Klari is a fabulous woman with fascinating interests, and an excellent conversationalist and debater to boot. And I have slacked off on writing a proper response to her question: what I think health reform should do.
I should explain my stance on the current version of reform pending in Congress: I don't think it's terribly good, but I also don't think it's the OMGENDOFTHEWORLD that the right claims. I also think that if it doesn't pass, we're not going to see health care touched for at least another decade-- by which time, health care spending will inflate to maybe a quarter of our entire economy. Which would be extraordinarily NOT GOOD. Especially when we're staring down the barrel of baby boomer retirement and aging. However, I'm not optimistic about the chances of reform passing, and I'm actually quite frightened by the incredible amount of vitriol poisoning the debate. Like the older guy on the news talking about if it passes, there'll be a "revolution, in the election or armed". Seriously? Pardon my french, but you'd shed blood over a fucking health plan? I think that's a little melodramatic there, and that's certainly NOT the kind of person I like to think about owning firearms.
I think that any reform needs to return to first principles. Is health care a basic necessity like food or water, to which everyone must have access, or it is a commodity-- an important commodity, but still a commodity-- to be purchased in a manner like electricity? Nobody has a "right" to electricity, and there are a number of people that live without it (the Amish are the first to come to mind, of course). Establishing a non-ambiguous philosophical attitude about health care is essential; think of it as leveling the ground and determining the proper foundation upon which all other policy and legislation will be built. This is the first place where I think that all attempts at health "reform" go wrong. I define "health care" in this case as not just free cancer screenings or emergency department services, but actual, substantial care. Regular primary care. Non-essential surgery that improves the quality of life (think knee replacements). The whole shebang, not just seeing an overworked nurse practitioner in a free clinic for school vaccinations or an emergency department that complies with EMTALA. Getting a free screening that tells me that my funky mole might be melanoma, but not being able to access any other care until I'm practically dying of skin cancer doesn't do any good.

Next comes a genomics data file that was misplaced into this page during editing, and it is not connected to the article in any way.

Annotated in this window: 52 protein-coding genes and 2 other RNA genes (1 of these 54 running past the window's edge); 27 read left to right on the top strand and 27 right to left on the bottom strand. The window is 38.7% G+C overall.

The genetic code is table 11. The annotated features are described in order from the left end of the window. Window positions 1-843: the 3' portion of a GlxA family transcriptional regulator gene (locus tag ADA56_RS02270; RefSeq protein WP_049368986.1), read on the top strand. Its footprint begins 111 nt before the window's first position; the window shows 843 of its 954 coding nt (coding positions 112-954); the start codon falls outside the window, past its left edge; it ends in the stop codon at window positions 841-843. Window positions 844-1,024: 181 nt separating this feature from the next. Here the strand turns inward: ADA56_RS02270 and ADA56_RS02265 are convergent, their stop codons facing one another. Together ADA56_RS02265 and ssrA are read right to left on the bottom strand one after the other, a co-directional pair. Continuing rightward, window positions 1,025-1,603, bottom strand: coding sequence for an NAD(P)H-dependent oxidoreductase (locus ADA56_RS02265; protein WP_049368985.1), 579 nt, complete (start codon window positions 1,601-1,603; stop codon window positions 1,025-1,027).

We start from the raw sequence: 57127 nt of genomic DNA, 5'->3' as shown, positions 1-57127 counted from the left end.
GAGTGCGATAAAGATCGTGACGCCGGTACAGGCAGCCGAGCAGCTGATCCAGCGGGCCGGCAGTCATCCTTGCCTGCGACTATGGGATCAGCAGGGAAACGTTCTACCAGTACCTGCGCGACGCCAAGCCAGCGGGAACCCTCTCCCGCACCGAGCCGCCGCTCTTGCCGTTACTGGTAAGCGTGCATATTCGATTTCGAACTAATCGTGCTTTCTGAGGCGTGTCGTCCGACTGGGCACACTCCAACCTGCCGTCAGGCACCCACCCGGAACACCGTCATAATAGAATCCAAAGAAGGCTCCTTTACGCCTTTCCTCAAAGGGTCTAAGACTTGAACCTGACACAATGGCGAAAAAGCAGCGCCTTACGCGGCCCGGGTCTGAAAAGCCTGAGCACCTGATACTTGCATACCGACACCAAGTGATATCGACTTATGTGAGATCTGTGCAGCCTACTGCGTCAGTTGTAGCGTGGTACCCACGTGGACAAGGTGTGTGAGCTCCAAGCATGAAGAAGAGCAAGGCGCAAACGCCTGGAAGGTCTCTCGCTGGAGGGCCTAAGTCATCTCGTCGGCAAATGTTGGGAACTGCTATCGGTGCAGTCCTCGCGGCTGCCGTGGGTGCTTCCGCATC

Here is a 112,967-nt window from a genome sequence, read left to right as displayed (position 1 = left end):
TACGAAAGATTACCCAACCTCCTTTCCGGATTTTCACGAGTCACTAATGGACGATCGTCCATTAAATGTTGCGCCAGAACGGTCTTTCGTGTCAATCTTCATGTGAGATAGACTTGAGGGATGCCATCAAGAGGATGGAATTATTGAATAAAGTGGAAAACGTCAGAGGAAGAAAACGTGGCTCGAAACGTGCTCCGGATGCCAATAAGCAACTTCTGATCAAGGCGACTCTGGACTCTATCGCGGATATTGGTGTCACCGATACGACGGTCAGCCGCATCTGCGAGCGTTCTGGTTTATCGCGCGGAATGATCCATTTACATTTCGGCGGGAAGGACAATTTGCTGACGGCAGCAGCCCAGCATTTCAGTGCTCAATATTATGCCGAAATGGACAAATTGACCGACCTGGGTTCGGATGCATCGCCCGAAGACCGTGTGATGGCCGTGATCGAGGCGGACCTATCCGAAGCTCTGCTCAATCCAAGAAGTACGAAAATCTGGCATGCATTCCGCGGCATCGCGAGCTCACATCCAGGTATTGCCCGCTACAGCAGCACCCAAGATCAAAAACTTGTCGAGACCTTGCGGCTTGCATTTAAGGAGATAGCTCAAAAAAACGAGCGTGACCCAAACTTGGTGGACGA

Honestly, once the decision is made whether health care is a right or a privilege, everything else is almost academic.
If it's a right, we can either further modify our current delivery or financing systems-- slap another patch program on there-- or start from scratch. If it's a privilege, then there's really not much reason to change how you treat it as we do now-- like heating oil or gas in the north, where the destitute can apply for limited assistance funds in the winter? Let the market sort itself out.
I happen to think that health care, like clean water and air, is a right that needs to be formally recognized. For some, the idea of clean air and water as a right is an abstract notion. Growing up with the stench of the Clairton Coke Works hanging over the valley every morning, surrounded by creeks and rivers that you couldn't touch because of mine runoff or other industrial chemical contamination, I have a pretty good idea what it means to live with lipservice to that right. Sure, they were "cleaning up their act," but it didn't change the fact that we were still breathing in hydrogen sulfide (among other things) and people seemed to die awfully young. Your family could sue them, assuming they could definitively prove that without the emissions you wouldn't have died-- but you're still dead. Likewise, the notion of health care as a right is an abstract concept-- doesn't the ER* have to treat you? Yes-- but it doesn't change the fact that you probably wouldn't wind up there in the first place if you had regular primary care!
I freely admit that my personal beliefs influence my position, both my ethics and religious leanings. I just think that it's the right thing to do. You don't let people starve to death when there's plenty of food to go around, you don't let people freeze to death when there's plenty of clothing to go around, and you just don't let people suffer and die because they can't afford health care. Especially when someone is trying to do it for themselves and needs help.
Now that I've explained the philosophical underpinning, I'll describe what I think that reform from that point "should" look like in another part.
*(I know ED is the preferred nomenclature, but I associate ED with erectile dysfunction)